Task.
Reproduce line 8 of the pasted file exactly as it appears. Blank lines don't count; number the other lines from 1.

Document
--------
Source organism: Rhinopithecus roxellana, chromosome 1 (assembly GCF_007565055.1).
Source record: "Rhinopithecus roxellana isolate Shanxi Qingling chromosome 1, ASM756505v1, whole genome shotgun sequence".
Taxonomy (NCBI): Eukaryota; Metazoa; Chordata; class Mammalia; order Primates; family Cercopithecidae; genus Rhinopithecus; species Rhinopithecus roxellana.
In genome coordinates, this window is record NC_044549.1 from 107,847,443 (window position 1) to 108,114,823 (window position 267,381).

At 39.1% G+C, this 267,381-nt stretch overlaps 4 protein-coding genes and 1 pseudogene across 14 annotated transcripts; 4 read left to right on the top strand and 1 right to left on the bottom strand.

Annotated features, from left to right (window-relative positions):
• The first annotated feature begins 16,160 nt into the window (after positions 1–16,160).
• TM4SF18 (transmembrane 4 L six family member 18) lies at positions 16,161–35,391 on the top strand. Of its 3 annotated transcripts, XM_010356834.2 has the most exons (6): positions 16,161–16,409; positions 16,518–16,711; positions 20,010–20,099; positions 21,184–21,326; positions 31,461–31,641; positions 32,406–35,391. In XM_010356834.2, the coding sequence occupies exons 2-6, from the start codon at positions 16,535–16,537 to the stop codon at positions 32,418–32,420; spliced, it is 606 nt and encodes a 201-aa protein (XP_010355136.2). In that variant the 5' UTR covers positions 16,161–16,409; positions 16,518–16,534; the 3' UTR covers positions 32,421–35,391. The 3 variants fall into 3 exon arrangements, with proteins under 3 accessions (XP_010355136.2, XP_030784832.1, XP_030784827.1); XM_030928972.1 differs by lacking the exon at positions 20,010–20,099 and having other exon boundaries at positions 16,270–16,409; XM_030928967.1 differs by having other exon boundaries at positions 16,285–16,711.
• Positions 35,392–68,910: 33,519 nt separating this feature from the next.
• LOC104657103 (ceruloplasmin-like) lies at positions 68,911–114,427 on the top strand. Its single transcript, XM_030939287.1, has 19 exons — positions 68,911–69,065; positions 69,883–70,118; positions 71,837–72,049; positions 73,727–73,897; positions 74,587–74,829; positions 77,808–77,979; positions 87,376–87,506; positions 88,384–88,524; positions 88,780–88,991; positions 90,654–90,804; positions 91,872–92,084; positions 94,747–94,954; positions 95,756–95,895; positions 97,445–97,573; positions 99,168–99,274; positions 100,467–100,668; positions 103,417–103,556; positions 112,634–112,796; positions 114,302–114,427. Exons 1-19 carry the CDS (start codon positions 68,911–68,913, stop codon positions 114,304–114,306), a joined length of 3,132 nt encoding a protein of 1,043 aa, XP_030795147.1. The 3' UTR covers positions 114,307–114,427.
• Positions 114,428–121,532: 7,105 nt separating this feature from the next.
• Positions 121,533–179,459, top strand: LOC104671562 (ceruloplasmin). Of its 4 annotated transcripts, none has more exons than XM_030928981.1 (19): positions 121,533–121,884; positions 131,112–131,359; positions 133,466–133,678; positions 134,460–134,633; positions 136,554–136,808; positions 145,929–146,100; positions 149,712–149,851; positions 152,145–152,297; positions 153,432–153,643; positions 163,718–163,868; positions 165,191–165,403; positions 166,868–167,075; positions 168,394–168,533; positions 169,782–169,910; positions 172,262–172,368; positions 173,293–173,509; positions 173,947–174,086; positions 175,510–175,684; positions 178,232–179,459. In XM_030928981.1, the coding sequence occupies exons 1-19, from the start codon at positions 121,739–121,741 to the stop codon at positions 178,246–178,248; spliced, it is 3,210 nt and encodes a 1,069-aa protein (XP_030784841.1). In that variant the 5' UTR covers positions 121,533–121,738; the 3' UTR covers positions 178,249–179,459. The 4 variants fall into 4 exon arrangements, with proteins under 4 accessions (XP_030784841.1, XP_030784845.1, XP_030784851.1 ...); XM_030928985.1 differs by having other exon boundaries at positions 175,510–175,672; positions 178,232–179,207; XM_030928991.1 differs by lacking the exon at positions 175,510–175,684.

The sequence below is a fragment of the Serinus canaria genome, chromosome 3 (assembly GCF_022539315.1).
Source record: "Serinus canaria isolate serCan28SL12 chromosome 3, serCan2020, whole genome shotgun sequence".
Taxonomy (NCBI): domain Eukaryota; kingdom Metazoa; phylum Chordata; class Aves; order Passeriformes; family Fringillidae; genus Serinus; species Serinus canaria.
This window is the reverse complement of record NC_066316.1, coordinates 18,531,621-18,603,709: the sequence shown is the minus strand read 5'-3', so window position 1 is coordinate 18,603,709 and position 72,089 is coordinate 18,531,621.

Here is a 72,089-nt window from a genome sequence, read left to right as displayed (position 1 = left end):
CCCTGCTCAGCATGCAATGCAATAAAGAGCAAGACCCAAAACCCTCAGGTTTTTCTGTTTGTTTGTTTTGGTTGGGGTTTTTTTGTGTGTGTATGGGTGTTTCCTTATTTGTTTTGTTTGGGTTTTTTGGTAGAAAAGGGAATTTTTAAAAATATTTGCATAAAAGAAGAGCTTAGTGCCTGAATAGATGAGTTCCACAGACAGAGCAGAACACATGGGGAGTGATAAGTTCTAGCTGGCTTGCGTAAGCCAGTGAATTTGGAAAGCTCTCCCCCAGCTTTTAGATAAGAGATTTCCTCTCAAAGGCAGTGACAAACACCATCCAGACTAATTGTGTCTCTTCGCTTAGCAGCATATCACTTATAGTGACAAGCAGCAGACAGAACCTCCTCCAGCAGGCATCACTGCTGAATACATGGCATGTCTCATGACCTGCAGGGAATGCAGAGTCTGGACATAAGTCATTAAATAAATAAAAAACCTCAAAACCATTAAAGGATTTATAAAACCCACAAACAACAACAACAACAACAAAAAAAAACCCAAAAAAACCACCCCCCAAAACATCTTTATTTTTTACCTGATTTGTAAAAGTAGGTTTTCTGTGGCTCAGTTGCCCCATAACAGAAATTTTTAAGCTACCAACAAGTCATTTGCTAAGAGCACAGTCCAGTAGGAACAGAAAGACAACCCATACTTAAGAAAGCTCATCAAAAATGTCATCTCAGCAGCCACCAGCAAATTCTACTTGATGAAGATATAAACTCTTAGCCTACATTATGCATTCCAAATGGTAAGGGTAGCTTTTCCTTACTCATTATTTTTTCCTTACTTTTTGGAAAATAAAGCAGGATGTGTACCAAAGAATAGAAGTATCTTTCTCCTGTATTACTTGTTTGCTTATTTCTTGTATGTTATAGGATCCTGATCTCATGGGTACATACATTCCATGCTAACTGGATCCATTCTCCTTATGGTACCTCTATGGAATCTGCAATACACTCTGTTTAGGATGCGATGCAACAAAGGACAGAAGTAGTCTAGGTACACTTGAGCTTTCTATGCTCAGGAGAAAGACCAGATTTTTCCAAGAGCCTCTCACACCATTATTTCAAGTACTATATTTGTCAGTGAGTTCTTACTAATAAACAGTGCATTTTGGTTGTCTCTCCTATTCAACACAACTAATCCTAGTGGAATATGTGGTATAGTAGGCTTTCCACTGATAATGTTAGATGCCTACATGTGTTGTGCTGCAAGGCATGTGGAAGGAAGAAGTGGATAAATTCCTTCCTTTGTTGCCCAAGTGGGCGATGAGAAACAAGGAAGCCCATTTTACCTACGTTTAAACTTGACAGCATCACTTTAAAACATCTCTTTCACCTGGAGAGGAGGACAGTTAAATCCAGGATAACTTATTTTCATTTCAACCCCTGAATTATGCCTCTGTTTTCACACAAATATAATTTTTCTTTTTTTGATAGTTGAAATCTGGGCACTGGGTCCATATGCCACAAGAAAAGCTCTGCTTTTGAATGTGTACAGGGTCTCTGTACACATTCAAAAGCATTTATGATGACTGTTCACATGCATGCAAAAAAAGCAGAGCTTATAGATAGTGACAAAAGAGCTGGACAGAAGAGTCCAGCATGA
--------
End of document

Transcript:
• TM4SF18 (transmembrane 4 L six family member 18) lies at positions 16,161–35,391 on the top strand. Of its 3 annotated transcripts, XM_010356834.2 has the most exons (6): positions 16,161–16,409; positions 16,518–16,711; positions 20,010–20,099; positions 21,184–21,326; positions 31,461–31,641; positions 32,406–35,391. In XM_010356834.2, the coding sequence occupies exons 2-6, from the start codon at positions 16,535–16,537 to the stop codon at positions 32,418–32,420; spliced, it is 606 nt and encodes a 201-aa protein (XP_010355136.2). In that variant the 5' UTR covers positions 16,161–16,409; positions 16,518–16,534; the 3' UTR covers positions 32,421–35,391. The 3 variants fall into 3 exon arrangements, with proteins under 3 accessions (XP_010355136.2, XP_030784832.1, XP_030784827.1); XM_030928972.1 differs by lacking the exon at positions 20,010–20,099 and having other exon boundaries at positions 16,270–16,409; XM_030928967.1 differs by having other exon boundaries at positions 16,285–16,711.